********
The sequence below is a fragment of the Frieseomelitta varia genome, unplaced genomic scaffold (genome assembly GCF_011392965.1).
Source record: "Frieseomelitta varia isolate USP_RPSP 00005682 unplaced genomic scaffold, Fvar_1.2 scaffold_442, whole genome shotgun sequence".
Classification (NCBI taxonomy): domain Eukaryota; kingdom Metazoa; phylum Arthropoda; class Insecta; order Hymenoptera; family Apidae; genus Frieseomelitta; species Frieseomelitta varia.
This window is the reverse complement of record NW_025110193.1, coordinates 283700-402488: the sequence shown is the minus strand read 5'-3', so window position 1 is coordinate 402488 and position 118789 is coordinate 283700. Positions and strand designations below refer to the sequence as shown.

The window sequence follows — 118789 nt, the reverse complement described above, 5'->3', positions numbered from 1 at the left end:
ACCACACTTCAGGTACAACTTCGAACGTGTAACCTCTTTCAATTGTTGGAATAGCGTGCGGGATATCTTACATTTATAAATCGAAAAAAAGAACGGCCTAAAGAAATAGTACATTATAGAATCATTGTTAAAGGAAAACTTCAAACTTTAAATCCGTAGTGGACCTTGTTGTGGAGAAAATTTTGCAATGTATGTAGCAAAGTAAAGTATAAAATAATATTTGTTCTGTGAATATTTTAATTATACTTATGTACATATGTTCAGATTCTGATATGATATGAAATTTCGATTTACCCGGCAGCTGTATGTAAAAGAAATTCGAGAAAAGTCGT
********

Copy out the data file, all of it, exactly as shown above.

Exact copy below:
The sequence below is a fragment of the Frieseomelitta varia genome, unplaced genomic scaffold (genome assembly GCF_011392965.1).
Source record: "Frieseomelitta varia isolate USP_RPSP 00005682 unplaced genomic scaffold, Fvar_1.2 scaffold_442, whole genome shotgun sequence".
Classification (NCBI taxonomy): domain Eukaryota; kingdom Metazoa; phylum Arthropoda; class Insecta; order Hymenoptera; family Apidae; genus Frieseomelitta; species Frieseomelitta varia.
This window is the reverse complement of record NW_025110193.1, coordinates 283700-402488: the sequence shown is the minus strand read 5'-3', so window position 1 is coordinate 402488 and position 118789 is coordinate 283700. Positions and strand designations below refer to the sequence as shown.

The window sequence follows — 118789 nt, the reverse complement described above, 5'->3', positions numbered from 1 at the left end:
ACCACACTTCAGGTACAACTTCGAACGTGTAACCTCTTTCAATTGTTGGAATAGCGTGCGGGATATCTTACATTTATAAATCGAAAAAAAGAACGGCCTAAAGAAATAGTACATTATAGAATCATTGTTAAAGGAAAACTTCAAACTTTAAATCCGTAGTGGACCTTGTTGTGGAGAAAATTTTGCAATGTATGTAGCAAAGTAAAGTATAAAATAATATTTGTTCTGTGAATATTTTAATTATACTTATGTACATATGTTCAGATTCTGATATGATATGAAATTTCGATTTACCCGGCAGCTGTATGTAAAAGAAATTCGAGAAAAGTCGT